You need very little specialized equipment to go shelling. However, it is suggested you bring the following:
While you can improve your chances at shell collection by picking out times, there are also some places known for their shelling:
Additionally, you should focus your efforts on specific areas of the beach:
It's a common misconception that the best time to shell is in the very early morning. Instead you should focus on the tides, the weather, and the moon.
This guide presumes you will be looking for dead specimens, but it is possible to find species by live shelling: finding a living mollusc, then killing and removing the animal. Some people find this to be unethical; in some counties it is outright prohibited. Regardless, live shelling in Florida requires a recreational saltwater fishing license.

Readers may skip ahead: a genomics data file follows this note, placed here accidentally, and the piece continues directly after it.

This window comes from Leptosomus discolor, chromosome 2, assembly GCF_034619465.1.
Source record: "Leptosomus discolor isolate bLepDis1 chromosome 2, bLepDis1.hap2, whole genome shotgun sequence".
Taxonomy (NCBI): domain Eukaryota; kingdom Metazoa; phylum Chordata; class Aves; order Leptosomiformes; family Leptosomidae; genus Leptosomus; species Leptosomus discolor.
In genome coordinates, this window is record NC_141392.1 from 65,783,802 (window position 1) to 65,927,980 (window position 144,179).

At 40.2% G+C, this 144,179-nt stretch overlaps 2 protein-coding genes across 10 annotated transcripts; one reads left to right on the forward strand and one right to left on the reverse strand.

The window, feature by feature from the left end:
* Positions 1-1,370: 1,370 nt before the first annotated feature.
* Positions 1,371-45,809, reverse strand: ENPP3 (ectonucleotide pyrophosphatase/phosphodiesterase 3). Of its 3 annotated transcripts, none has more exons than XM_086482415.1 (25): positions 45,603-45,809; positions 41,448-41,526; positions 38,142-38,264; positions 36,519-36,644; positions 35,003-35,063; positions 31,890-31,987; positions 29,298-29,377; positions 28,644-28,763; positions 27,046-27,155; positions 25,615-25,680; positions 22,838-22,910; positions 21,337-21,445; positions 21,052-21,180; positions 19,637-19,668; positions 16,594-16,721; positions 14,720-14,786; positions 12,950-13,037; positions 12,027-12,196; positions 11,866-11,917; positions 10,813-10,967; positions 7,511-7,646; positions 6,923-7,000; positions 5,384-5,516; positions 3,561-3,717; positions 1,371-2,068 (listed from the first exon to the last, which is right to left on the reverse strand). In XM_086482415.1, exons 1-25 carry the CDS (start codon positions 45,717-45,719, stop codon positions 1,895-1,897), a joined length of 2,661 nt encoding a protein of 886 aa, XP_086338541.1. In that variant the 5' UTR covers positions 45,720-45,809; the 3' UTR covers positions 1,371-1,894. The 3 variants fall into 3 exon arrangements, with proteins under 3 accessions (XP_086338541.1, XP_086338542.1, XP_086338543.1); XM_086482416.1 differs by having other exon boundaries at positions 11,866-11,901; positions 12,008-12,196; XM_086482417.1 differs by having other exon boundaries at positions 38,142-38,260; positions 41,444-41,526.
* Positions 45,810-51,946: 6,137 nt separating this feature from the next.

Learn more about your local shelling laws here: http://myfwc.com/fishing/saltwater/recreational/sea-shells/
You'll note that most of the shells you find won't be the beautiful kind you see in museums or in storefronts. Your shells will often be bleached, weathered, and/or encrusted by barnacles and tube worms. Here are some steps you can take to clean them up: